Verified. It measures the same, 34V at pin 62.

Make the measurement on slow speed.

Took voltage measurements for all three wash cycles (Regular, Gentle and Permanent Press) and tabulated them. The regular and permanent press voltages are identical throughout their respective cycles. The gentle cycle is different, as one would expect. The tabulated voltages can be seen in the attachment.

What now?

post-840-129045084989_thumb.gif

Share this post


Link to post
Share on other sites

Very scholarly tabulation of your measurements.  Are you a fellow Ag.E. alumnus from UGA?

The presence of the junk voltage bugs me and I want to eliminate the possibility that we're just reading the drop across the unused coil while the motor is running.  Could you repeat the junk voltage measurements but with the motor wiring harness removed?  If the junk voltage disappears, then we conclude that the motor needs to be replaced.  If the junk voltage remains, then the timer is the culprit.

Share this post


Link to post
Share on other sites

CzPils,

According to the schematic, No 1 (white-yellow) should be always at 0 volt because it is connected to "P" terminal via a thermal cut-out inside the motor. No 1 will only have 120 volt if the thermal cut-out is open-circuited.

Sounds that you have a "bad" thermal cut-out in the motor.

Share this post


Link to post
Share on other sites

[user=1]Samurai Appliance Repair Man[/user] wrote:

Very scholarly tabulation of your measurements.  Are you a fellow Ag.E. alumnus from UGA?

The presence of the junk voltage bugs me and I want to eliminate the

possibility that we're just reading the drop across the unused coil

while the motor is running.  Could you repeat the junk voltage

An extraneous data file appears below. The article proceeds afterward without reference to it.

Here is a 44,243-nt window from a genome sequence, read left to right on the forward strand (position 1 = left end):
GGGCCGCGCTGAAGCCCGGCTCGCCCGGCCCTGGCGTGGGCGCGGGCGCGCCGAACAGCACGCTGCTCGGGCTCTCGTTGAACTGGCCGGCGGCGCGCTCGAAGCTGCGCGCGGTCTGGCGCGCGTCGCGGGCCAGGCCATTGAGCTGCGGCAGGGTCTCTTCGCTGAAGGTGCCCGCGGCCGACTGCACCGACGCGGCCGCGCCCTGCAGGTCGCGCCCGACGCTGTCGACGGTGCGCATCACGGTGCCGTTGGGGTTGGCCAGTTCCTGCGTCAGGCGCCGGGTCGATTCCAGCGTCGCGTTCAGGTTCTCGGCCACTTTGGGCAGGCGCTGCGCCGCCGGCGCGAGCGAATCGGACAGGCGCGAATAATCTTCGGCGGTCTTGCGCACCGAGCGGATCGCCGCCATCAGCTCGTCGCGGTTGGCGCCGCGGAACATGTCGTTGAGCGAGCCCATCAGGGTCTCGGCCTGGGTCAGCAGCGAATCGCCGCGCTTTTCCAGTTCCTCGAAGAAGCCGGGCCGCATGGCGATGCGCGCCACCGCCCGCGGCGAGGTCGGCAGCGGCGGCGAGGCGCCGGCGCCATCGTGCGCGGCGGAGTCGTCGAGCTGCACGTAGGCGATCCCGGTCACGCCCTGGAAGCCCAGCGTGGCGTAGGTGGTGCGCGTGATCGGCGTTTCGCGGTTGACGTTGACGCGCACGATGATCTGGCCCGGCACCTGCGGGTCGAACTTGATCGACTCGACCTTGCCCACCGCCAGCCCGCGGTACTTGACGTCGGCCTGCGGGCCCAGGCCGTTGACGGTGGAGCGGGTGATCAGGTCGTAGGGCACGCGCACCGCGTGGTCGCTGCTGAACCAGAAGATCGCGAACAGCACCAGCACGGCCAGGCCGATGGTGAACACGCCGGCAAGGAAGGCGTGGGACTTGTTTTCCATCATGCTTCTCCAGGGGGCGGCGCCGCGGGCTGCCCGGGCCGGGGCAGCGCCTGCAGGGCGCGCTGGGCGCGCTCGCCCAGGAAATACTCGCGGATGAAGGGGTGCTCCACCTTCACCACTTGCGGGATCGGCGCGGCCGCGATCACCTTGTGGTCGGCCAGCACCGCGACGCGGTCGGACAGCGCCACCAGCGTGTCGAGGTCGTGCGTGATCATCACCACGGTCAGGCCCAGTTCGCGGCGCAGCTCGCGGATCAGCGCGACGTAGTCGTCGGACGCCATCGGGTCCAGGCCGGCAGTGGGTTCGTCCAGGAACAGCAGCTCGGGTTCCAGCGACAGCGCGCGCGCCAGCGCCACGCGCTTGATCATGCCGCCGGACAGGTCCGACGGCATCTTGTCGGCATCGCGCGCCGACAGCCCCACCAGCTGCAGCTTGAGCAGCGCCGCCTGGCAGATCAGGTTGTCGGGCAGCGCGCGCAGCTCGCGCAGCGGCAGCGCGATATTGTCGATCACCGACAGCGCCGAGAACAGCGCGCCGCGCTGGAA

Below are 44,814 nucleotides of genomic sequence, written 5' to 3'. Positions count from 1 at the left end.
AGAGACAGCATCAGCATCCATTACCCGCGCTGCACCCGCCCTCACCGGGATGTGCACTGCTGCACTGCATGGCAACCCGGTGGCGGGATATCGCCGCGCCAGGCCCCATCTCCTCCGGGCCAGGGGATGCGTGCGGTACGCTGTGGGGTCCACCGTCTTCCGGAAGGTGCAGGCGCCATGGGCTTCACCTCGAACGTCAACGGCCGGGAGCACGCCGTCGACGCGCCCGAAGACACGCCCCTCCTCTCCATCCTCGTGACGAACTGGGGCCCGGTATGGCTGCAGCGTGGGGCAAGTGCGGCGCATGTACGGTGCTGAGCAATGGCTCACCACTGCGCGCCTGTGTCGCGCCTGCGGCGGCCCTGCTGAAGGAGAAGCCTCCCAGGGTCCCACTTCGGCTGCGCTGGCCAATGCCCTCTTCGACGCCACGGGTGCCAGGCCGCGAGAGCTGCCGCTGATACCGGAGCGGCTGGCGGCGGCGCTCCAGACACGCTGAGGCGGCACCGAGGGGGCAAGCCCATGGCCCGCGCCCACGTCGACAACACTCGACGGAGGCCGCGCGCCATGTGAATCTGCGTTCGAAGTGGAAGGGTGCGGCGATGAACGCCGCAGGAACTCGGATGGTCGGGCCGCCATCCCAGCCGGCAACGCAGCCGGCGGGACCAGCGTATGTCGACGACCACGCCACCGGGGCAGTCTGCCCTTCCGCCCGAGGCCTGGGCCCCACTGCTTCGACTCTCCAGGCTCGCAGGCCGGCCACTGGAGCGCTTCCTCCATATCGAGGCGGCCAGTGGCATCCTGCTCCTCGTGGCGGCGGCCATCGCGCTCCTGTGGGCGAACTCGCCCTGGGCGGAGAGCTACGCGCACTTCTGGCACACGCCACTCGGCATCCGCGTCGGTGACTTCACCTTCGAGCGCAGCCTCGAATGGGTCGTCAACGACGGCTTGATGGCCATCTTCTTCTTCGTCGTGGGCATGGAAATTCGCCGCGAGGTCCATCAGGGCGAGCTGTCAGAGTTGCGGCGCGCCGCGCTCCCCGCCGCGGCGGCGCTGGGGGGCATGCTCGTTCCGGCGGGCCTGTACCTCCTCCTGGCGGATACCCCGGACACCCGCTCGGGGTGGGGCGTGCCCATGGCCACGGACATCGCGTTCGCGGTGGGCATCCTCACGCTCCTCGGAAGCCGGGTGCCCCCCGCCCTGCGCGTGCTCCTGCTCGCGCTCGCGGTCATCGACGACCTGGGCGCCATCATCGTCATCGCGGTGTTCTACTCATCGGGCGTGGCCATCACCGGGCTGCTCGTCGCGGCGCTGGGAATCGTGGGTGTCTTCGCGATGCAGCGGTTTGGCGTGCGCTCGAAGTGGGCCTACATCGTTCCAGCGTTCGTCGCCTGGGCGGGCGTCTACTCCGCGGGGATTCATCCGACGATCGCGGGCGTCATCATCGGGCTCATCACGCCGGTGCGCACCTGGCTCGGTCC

measurements but with the motor wiring harness removed?  If the

junk voltage disappears, then we conclude that the motor needs to be

replaced.  If the junk voltage remains, then the timer is the

culprit.

Nope - Chemistry from the College of Charleston. Analytical chemist by

training. We've been in Athens about 16 months. Tabulation and Excel

were the easy way out.

All voltages have been measured with the harness disconnected from the

motor. I hope this hasn't been a source of confusion, thinking that the

motor was involved in the picture, as far as voltage measurements are

concerned.  Esentially what we're looking at are voltages coming

out of the timer and terminating at the (disconnected) connector to the

motor.

I can't help but believe this motor is bad, as hot as it gets. The

timer may be bad also, somehow causing the motor to overheat, but with

the horrendous noise this thing makes when it starts, something is

wrong with the motor. The field windings have <4ohms resistance (if

I remember correctly), so I don't think that's the problem. Gut instict

has said bad brushes, (arcing electrical sound on startup) but they

seem non-existant or non-replaceable. The motor bushing felts have been

oiled previously and the armature seems to spin freely enough.

Should I seek adventure and take readings while the motor is running?

Would this help with the diagnostics at all? Just give me the word...

Share this post


Link to post
Share on other sites

[user=840]CzPils[/user] wrote:

All voltages have been measured with the harness disconnected from the

motor. I hope this hasn't been a source of confusion, thinking that the

motor was involved in the picture, as far as voltage measurements are

concerned.  Esentially what we're looking at are voltages coming

out of the timer and terminating at the (disconnected) connector to the

motor.

 

Good, let's repeat the junk voltage measurements but with the harness connected to the motor. 

I can't help but believe this motor is bad, as hot as it gets. The

timer may be bad also, somehow causing the motor to overheat, but with

the horrendous noise this thing makes when it starts, something is

wrong with the motor.

If the motor is also getting significant junk voltage to its other winding while running, this will absolutely cause it to overheat. 

Note to The Seven:  the voltage he recorded at P is de minimus and does not indicate anything unusual.  If the thermal cut out failed open, the motor could not even try to start because its current return path would be interrupted.

Share this post


Link to post
Share on other sites

OK - egg on face here...